Senior Cohousing: Creating Connections and Maintaining Autonomy
Older Adults and Living at Home
Aging in Place
Aging in place is the ability to live at home without help for as long as possible. Modifications to the home may make aging in place feasible. Aging in place can also refer to relocating to housing that provides a supportive environment for aging.
From Loneliness to Connections
Many older adults age in place. Some live alone. At times, older adults living alone experience loneliness and isolation. Not being able to participate in activities with others can also increase loneliness. Without connections, loneliness can occur. Changing or ending relationships can increase loneliness.
- Emotional loneliness is lack of close attachment (example: loss of a spouse)
- Social loneliness is lack of an adequate circle of friends
Loneliness can affect quality of life. Living with others can create connections that lead to community. Community is important for older adults.
Autonomy is the state of being self-governing. Older adults that are autonomous are able to make their own decisions. Self-governance is important for independence. Older adults want choices. Choices lead to independence. Many older adults want to remain independent. Housing choice can support independence.
A New Way of Living
Cohousing is a type of planned housing. In cohousing, older adults remain connected and independent. Aging in place in a cohousing community is an alternative to aging in place in a traditional single family home. Cohousing communities offer a place where residents can bond with each other. Cohousing can support social, emotional and physical well-being.
Features of Cohousing
Communities feature private homes, common houses and shared outdoor spaces. The six elements of cohousing are shown in Figure 1. (Durrett, 2009; SAGE Cohousing International, 2015; The Cohousing Association of the United States, 2014).
Shared beliefs may bring people together to form a community. Some communities may incorporate all or some cohousing elements. In the U.S., senior cohousing communities include those shown in Figure 1. For more information about these communities, visit their websites.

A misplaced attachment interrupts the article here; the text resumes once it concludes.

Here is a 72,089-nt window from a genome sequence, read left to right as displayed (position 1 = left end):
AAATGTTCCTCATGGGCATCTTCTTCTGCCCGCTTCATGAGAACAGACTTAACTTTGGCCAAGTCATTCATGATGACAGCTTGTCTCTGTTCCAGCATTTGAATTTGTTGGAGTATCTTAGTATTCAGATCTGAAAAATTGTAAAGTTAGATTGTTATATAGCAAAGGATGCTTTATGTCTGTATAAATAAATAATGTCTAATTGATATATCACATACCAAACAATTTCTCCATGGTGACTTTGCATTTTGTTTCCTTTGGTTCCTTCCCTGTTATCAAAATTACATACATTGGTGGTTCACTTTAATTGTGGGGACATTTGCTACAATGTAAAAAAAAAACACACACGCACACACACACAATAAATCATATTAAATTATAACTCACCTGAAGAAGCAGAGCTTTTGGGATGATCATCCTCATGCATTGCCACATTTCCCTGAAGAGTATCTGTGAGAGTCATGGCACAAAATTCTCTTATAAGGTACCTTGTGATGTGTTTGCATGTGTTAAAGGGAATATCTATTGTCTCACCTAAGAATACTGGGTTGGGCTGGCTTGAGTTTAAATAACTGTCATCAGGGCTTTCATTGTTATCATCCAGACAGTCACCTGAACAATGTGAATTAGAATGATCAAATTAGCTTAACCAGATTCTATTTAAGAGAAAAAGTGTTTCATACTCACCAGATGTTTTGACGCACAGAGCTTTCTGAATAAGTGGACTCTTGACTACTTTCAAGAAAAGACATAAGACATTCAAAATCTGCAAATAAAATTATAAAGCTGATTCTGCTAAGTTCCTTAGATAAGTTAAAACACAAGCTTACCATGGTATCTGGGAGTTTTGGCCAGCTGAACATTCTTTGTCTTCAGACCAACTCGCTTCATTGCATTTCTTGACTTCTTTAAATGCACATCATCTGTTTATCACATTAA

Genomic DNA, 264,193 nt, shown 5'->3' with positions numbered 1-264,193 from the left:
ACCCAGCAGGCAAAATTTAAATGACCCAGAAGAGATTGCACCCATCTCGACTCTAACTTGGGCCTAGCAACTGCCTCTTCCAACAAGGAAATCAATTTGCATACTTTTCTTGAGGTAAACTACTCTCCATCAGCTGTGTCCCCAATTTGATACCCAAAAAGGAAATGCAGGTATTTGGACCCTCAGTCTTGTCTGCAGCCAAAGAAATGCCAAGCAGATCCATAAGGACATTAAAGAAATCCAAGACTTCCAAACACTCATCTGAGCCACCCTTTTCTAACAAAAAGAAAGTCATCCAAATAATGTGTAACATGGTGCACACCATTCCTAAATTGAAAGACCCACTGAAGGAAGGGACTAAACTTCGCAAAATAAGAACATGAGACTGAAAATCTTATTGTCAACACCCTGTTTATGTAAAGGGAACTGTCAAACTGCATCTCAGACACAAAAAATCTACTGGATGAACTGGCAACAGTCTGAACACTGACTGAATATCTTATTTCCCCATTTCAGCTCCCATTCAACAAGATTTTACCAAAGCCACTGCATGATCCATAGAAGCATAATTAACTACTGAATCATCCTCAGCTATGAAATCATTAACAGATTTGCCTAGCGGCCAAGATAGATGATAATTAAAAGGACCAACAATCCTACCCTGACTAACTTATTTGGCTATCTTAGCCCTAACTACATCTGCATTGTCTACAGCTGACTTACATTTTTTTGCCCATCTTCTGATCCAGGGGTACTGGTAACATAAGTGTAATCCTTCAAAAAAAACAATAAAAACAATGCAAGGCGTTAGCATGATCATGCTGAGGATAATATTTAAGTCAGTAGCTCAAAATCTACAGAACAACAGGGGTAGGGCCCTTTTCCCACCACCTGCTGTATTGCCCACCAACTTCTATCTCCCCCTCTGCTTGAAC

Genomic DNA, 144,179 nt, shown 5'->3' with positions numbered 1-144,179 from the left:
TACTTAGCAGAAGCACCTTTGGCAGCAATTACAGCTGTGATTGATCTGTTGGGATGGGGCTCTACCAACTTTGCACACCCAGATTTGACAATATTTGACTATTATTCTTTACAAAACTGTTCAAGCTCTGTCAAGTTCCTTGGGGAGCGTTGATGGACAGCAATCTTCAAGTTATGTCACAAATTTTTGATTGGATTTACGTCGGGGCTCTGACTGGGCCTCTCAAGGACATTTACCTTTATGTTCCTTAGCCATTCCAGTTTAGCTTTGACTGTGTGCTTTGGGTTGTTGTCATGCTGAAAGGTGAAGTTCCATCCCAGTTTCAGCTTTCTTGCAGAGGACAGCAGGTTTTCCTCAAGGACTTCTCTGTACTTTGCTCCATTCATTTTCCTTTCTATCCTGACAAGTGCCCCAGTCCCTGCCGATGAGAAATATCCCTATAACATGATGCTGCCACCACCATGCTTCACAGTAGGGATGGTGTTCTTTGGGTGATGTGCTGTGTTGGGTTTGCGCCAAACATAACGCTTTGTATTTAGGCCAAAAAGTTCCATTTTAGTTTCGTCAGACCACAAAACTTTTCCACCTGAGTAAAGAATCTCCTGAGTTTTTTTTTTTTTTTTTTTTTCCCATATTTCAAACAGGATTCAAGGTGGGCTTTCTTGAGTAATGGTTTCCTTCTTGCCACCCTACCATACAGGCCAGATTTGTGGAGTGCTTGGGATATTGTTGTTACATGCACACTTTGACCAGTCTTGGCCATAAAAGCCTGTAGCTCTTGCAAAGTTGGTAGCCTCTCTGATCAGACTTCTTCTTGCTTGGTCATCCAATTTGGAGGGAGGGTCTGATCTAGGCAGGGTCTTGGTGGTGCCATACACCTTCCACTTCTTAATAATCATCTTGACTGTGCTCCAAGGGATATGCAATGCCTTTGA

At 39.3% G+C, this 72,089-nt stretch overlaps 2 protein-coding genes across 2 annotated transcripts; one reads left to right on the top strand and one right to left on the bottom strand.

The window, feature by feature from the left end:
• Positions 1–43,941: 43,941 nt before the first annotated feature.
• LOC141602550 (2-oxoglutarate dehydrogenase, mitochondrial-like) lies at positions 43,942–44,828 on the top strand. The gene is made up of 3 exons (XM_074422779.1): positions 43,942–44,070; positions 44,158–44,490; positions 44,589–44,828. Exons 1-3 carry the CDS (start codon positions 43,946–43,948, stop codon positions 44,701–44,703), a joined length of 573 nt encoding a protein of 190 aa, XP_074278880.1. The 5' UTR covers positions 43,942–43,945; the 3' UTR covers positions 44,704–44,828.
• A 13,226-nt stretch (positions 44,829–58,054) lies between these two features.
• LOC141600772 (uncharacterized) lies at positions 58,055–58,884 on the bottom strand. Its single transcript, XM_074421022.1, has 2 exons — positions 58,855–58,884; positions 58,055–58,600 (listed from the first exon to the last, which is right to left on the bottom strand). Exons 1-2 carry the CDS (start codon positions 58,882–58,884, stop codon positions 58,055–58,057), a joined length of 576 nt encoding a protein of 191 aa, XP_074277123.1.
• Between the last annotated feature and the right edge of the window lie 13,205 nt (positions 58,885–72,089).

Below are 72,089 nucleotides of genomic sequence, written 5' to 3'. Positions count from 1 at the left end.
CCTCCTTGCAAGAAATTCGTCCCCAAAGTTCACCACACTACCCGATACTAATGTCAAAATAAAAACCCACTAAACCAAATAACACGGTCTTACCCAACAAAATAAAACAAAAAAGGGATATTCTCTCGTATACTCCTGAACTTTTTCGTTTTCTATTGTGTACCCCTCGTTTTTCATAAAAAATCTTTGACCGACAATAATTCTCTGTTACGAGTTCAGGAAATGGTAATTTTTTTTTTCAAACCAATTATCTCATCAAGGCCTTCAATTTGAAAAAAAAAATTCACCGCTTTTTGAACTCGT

- Glacier Circle Community (Davis, CA)
- Wolf Creek Lodge (Grass Valley, CA)
- Silver Sage Village (Boulder, CO)
- Washington Village (Boulder, CO)
- Valverde Commons (Taos, NM)
- Oakcreek Community (Stillwater, OK)
- Elderspirit Community (Abingdon, VA)
Connections and autonomy
Cohousing communities encourage a sense of belonging. Residents are key players. Involvement with others adds value to later life.
Quality of life is important to older adults. Quality of life can help older adults live longer, healthier lives. Cohousing can connect and support older adults. Living in a cohousing community can add value to these important years. Adults are able to successfully age in place in this new way of living. Consider senior cohousing as an option for aging in place.
Figure 1. Features of Cohousing. Features of Cohousing.
Llola Matthews, Oklahoma Home and Community Education, Inc.
Brenda Miller, Oklahoma Cooperative Extension Service
Gale Mills, Oklahoma Cooperative Extension Service
Lisa Wiebe, Integral Living Solutions, LLC
Durrett, C. (2009). The senior cohousing handbook: A community approach to independant
living (2nd ed.). Gabriola Island, British Columbia, Canada: New Society Publishers.
SAGE Cohousing International. (2015). Characteristics of cohousing. Retrieved November, 2015, from
The Cohousing Association of the United States. (2014). What is cohousing? Retrieved November, 2015
Assistant Professor and Extension Housing and